Stabbing Suspect Not Hiding at James Smith Cree Nation, Police Say as Search Continues

By Andrew Chen
Andrew Chen
Andrew Chen
Andrew Chen is an Epoch Times reporter based in Toronto.
September 6, 2022 Updated: September 8, 2022

Updated

Police say the surviving suspect of the mass stabbing on a Saskatchewan First Nation on Sept. 4 wasn’t hiding in the community, after looking into reports of possible sightings of the man earlier on Sept. 6.

“After further investigation into the reports of possible sightings of Myles Sanderson on the James Smith Cree Nation, the RCMP has determined that he is not located in the community. The RCMP continues to search for Myles Sanderson,” RCMP said in a Twitter post.

“As the whereabouts of Myles Sanderson remain unknown, the emergency alert is active for the entire province and we continue to urge the public to take appropriate precautions.”

The police had previously sent out warning notices through Saskatchewan’s emergency alert system, urging the public in the area to avoid contact with the suspect.

The mass killings on Sept. 4 left 10 people dead and 18 injured. The police believe some of the victims were targeted, while others were chosen randomly.

Myles Sanderson, 30, is one of the two suspects in the stabbing spree that occurred on the First Nation and the nearby village of Weldon, northeast of Saskatoon. His 31-year-old brother, Damien Sanderson, was also a suspect.

On Sept. 5, the police said Damien Sanderson was found dead in a grassy area on the James Smith Cree Nation, marking the 11th fatality in the incident.

Police previously said Myles Sanderson could be in Regina and may be injured.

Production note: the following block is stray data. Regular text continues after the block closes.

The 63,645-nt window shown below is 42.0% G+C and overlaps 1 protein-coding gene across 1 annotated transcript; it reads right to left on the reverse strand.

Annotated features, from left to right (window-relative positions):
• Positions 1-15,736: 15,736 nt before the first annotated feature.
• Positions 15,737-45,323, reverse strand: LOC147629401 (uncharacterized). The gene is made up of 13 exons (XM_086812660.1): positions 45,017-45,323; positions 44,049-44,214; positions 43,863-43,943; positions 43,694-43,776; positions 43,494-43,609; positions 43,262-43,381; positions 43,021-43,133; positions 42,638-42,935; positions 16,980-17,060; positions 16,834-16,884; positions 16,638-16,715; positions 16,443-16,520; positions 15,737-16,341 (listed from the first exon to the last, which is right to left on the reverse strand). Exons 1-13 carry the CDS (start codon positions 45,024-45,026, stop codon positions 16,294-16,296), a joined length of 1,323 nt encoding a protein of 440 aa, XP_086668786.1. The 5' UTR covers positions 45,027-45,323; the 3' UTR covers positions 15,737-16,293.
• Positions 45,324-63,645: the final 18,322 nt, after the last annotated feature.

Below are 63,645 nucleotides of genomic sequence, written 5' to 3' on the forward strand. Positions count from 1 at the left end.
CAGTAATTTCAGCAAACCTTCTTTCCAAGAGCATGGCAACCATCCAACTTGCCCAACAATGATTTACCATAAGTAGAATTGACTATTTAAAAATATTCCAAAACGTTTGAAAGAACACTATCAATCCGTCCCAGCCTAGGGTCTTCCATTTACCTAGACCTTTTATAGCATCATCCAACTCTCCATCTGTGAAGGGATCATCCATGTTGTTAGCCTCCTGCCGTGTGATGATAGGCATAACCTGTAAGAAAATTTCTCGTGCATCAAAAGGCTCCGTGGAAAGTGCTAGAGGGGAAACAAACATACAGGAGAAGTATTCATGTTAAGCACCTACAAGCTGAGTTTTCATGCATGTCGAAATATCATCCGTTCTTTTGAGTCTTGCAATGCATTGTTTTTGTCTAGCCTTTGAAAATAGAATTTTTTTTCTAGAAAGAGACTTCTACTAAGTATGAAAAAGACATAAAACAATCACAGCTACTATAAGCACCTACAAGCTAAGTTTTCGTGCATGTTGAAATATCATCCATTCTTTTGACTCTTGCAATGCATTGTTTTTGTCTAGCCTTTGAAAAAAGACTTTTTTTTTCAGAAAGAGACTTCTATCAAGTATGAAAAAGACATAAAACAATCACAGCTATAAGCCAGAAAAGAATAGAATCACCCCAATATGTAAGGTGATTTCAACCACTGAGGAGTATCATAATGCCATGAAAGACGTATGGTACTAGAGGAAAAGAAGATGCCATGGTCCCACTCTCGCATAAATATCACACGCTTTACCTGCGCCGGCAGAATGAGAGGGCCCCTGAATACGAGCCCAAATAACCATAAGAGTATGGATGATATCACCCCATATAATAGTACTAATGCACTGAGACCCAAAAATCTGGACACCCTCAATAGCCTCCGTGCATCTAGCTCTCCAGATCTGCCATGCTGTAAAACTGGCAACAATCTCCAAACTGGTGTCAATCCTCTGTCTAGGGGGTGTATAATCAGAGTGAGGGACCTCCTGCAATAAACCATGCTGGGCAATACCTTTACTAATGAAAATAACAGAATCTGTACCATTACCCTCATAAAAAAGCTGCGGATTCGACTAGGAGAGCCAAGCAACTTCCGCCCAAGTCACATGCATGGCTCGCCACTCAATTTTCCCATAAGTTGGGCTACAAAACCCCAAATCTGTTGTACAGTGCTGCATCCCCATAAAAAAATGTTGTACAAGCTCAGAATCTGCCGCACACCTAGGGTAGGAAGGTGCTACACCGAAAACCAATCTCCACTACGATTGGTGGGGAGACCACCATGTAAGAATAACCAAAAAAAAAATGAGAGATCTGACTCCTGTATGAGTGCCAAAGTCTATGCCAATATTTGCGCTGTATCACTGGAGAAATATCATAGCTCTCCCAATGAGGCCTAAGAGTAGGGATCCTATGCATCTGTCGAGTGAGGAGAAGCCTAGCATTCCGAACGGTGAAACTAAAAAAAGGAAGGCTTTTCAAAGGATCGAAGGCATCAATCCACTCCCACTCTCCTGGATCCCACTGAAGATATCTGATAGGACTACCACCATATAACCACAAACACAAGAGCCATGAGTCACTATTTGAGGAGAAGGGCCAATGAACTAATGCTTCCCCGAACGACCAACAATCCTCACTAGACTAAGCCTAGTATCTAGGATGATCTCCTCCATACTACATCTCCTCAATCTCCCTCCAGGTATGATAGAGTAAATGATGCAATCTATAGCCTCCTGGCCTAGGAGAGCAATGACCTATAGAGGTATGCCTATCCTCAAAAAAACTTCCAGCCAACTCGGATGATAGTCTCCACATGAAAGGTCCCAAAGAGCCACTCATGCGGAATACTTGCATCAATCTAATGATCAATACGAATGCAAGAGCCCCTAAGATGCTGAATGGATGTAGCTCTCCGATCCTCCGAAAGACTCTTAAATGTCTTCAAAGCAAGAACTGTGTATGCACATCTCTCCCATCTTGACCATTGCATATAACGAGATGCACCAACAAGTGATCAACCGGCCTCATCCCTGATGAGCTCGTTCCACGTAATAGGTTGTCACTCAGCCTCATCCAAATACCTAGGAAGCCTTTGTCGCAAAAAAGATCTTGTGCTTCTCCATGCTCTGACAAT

Suspect Recently Released

Myles Sanderson, who has a long history of alcohol and substance abuse and associations with gang members, pimps, and drug dealers, was granted statutory release just seven months before the mass killing in Saskatchewan, according to documents from the Parole Board of Canada obtained by The Canadian Press.

The documents, dated February this year, show that Sanderson had received statutory release from prison in August 2021, but the board revoked it about four months later, saying he failed to communicate with his parole supervisor.

He was serving his first federal sentence of four years, four months, and 19 days for a slew of offences including assault, assault with a weapon, assaulting a peace officer, and robbery. In total, he has 59 criminal convictions, the document said.

The parole board decided in February to reinstate Sanderson’s statutory release with a reprimand, saying that during his time in prison, he had “participated in programming and cultural activities, and engaged with elders,” and that any potential risk would be manageable as long as he remained sober.

The Canadian Press contributed to this report.

Andrew Chen
Andrew Chen is an Epoch Times reporter based in Toronto.